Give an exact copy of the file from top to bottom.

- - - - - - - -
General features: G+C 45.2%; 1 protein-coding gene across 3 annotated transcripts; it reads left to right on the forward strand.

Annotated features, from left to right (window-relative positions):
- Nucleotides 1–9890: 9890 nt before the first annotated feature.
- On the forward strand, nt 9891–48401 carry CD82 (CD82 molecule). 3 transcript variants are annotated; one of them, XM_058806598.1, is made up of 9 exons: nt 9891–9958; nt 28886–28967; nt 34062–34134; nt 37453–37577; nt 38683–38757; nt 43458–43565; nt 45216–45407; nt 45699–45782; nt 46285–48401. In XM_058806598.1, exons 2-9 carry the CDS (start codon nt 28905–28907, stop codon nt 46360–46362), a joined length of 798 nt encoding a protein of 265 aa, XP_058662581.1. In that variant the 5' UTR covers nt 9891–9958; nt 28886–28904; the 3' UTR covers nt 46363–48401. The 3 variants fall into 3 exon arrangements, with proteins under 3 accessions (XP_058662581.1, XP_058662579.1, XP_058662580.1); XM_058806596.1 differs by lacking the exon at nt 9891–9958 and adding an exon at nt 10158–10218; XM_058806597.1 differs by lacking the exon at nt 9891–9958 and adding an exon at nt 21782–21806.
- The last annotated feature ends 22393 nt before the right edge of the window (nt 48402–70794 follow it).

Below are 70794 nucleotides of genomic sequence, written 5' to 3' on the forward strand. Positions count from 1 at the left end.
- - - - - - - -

General features: G+C 45.2%; 1 protein-coding gene across 3 annotated transcripts; it reads left to right on the forward strand.

Annotated features, from left to right (window-relative positions):
- Nucleotides 1–9890: 9890 nt before the first annotated feature.
- On the forward strand, nt 9891–48401 carry CD82 (CD82 molecule). 3 transcript variants are annotated; one of them, XM_058806598.1, is made up of 9 exons: nt 9891–9958; nt 28886–28967; nt 34062–34134; nt 37453–37577; nt 38683–38757; nt 43458–43565; nt 45216–45407; nt 45699–45782; nt 46285–48401. In XM_058806598.1, exons 2-9 carry the CDS (start codon nt 28905–28907, stop codon nt 46360–46362), a joined length of 798 nt encoding a protein of 265 aa, XP_058662581.1. In that variant the 5' UTR covers nt 9891–9958; nt 28886–28904; the 3' UTR covers nt 46363–48401. The 3 variants fall into 3 exon arrangements, with proteins under 3 accessions (XP_058662581.1, XP_058662579.1, XP_058662580.1); XM_058806596.1 differs by lacking the exon at nt 9891–9958 and adding an exon at nt 10158–10218; XM_058806597.1 differs by lacking the exon at nt 9891–9958 and adding an exon at nt 21782–21806.
- The last annotated feature ends 22393 nt before the right edge of the window (nt 48402–70794 follow it).

Below are 70794 nucleotides of genomic sequence, written 5' to 3' on the forward strand. Positions count from 1 at the left end.